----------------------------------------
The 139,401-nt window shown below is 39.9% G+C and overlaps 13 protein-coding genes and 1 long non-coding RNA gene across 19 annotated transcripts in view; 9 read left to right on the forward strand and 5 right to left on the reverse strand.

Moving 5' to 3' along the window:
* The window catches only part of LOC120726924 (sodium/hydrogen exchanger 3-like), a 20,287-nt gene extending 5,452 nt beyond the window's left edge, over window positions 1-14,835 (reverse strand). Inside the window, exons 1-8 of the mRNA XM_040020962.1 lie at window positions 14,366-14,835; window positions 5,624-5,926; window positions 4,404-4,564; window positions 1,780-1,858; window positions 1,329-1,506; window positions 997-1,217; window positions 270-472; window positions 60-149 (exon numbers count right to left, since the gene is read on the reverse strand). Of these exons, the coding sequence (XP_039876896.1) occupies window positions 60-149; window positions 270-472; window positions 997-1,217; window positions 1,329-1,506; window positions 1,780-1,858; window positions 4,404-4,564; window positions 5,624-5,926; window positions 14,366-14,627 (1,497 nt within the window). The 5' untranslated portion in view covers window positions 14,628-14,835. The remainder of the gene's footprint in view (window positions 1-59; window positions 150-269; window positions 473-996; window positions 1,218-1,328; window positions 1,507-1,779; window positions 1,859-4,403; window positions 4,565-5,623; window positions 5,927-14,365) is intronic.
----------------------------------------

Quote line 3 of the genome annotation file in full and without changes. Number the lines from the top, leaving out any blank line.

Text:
* The window catches only part of LOC120726924 (sodium/hydrogen exchanger 3-like), a 20,287-nt gene extending 5,452 nt beyond the window's left edge, over window positions 1-14,835 (reverse strand). Inside the window, exons 1-8 of the mRNA XM_040020962.1 lie at window positions 14,366-14,835; window positions 5,624-5,926; window positions 4,404-4,564; window positions 1,780-1,858; window positions 1,329-1,506; window positions 997-1,217; window positions 270-472; window positions 60-149 (exon numbers count right to left, since the gene is read on the reverse strand). Of these exons, the coding sequence (XP_039876896.1) occupies window positions 60-149; window positions 270-472; window positions 997-1,217; window positions 1,329-1,506; window positions 1,780-1,858; window positions 4,404-4,564; window positions 5,624-5,926; window positions 14,366-14,627 (1,497 nt within the window). The 5' untranslated portion in view covers window positions 14,628-14,835. The remainder of the gene's footprint in view (window positions 1-59; window positions 150-269; window positions 473-996; window positions 1,218-1,328; window positions 1,507-1,779; window positions 1,859-4,403; window positions 4,565-5,623; window positions 5,927-14,365) is intronic.